100%

Scanned image of the page. Keyboard directions: use + to zoom in, - to zoom out, arrow keys to pan inside the viewer.

Page Options

Download this Issue

Share

Something wrong?

Something wrong with this page? Report problem.

Rights / Permissions

This collection, digitized in collaboration with the Michigan Daily and the Board for Student Publications, contains materials that are protected by copyright law. Access to these materials is provided for non-profit educational and research purposes. If you use an item from this collection, it is your responsibility to consider the work's copyright status and obtain any required permission.

May 19, 1922 - Image 2

Resource type:
Text
Publication:
The Michigan Daily, 1922-05-19

Disclaimer: Computer generated plain text may have errors. Read more about this.

wept Monday during the Inivarsity
o Student Publication
ASSOCIATED PRZ3S.
mluive ntittothem t I
hecde ttorotthwi
local sews publishd thaehLs.
I Ass Arbor. M1,e .. a sed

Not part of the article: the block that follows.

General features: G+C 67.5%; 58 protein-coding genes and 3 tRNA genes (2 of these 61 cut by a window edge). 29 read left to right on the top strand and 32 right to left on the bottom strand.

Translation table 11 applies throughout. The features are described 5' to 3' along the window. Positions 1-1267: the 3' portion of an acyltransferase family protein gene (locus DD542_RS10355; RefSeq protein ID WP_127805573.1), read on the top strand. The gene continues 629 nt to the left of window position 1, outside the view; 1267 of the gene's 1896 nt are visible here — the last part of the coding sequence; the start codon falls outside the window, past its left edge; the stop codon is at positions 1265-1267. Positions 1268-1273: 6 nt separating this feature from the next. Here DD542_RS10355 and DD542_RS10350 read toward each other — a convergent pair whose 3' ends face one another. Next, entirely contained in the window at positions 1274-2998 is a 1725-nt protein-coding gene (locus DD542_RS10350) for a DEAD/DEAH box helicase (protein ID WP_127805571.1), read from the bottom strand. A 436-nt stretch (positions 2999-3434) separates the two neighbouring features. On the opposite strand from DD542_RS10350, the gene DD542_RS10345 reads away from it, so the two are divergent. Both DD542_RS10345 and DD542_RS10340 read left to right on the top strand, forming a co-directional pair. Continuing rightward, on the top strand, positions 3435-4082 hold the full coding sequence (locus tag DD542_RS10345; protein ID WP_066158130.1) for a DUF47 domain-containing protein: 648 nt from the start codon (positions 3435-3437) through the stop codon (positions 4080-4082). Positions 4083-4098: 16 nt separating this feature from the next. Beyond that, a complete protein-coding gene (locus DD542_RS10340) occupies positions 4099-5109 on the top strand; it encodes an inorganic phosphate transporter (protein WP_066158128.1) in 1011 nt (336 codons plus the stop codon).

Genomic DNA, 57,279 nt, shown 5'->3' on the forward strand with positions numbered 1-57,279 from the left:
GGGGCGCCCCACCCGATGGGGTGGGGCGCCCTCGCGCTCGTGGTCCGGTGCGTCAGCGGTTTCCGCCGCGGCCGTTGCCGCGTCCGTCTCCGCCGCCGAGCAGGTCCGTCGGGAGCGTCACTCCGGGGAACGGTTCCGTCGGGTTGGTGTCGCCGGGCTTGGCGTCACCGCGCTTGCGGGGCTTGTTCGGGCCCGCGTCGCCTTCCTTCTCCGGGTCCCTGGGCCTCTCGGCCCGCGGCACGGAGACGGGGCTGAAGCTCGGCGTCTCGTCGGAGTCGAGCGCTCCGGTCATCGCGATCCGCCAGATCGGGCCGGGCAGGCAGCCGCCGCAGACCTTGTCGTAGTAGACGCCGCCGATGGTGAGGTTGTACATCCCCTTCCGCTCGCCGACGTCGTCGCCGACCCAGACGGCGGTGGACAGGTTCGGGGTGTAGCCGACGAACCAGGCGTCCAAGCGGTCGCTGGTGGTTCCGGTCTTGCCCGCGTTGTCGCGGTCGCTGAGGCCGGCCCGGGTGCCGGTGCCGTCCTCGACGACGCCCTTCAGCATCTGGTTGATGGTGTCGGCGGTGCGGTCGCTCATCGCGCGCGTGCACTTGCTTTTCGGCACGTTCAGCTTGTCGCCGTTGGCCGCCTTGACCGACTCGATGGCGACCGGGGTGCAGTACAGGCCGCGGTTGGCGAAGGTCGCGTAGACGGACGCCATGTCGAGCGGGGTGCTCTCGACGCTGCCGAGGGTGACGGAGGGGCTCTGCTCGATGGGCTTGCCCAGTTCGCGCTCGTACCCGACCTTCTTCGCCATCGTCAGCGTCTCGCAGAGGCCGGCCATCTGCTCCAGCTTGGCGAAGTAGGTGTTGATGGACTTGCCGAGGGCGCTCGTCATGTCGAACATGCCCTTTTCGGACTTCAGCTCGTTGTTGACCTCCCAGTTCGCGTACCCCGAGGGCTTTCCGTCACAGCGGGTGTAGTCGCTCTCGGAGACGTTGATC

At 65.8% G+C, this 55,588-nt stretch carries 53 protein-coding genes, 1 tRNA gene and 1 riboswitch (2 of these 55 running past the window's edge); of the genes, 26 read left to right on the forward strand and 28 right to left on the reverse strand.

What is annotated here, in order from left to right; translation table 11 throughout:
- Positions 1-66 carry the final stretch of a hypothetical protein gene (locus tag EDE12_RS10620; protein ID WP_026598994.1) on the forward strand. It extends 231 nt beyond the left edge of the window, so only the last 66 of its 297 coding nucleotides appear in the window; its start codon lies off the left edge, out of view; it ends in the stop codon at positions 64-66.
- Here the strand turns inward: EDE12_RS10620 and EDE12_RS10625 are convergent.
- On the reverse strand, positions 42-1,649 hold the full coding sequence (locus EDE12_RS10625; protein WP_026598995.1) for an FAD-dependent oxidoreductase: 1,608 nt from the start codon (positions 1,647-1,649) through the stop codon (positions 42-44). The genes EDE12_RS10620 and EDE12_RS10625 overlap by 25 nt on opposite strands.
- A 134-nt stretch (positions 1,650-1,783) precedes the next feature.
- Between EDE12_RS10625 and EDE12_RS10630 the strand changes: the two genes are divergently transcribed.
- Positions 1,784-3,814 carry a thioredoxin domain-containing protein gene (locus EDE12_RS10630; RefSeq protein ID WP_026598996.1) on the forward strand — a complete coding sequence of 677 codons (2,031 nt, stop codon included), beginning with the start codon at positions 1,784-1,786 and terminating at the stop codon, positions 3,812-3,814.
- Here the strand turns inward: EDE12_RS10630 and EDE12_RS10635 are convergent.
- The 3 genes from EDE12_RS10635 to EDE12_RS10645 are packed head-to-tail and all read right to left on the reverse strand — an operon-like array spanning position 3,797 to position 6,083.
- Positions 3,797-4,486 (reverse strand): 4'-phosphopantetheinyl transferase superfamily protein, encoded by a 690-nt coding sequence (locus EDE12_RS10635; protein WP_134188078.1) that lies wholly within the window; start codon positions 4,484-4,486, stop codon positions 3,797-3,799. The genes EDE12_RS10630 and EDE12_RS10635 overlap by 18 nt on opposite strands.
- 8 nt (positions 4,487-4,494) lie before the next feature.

ynard 'iStreet.

.....k 1if.im..A 4the aLm,

I-
I.
A'

t
ty 1
l

'h D iy tWc. JIWI5Ue4
Lioane ruscnrpt wwl
tage.
5the sentiments expressed

AL STAFF
one 2414

-

ITOR............BREWSTER P. CAMPBELL
..............................Joseph A. Bernstein
...............................James B. Young
Ims G. P. Overton
Dawson IM. B. Stahl
mbrecht Paul Watzel
cPike
:hairman........ ...... . Armstrong Kern
hdorfer E. R. Meiss
idrews
Editor................Thornton W. Sargent, Jr.
.................George E. Sloan
.............................Sidney B. Coates
...........................George Reindel
...........................Elizabeth Vickery
.........................E. R. Meiss
Assistants
in H. A. Donakue Marion Koch
DorothyG.Geltz J, E. Mack
H. B.Grund athrine Montgomery
Winona i Ha R. C. Moriarty
Harry D. Hoey Lillian Scher
Marion Kerr R. B. Tarr
hlin Victor Klein Virginia Tryon

selves. It is planning to inspect student boarding
houses and restaurants to see that sanitary condi-
tions are all that they should be.
The work in these directions can be expanded al-
most i finitely. And as the work expands, we
should remember that its success depends on the
spirit and co-operation of the student body to no
inconsiderable extent. The department is worthy
of unanimous support when one considers the work
it is doing, and its ideal - the encouragement of a
harmonious and healthful development of the stu-
dents in the University.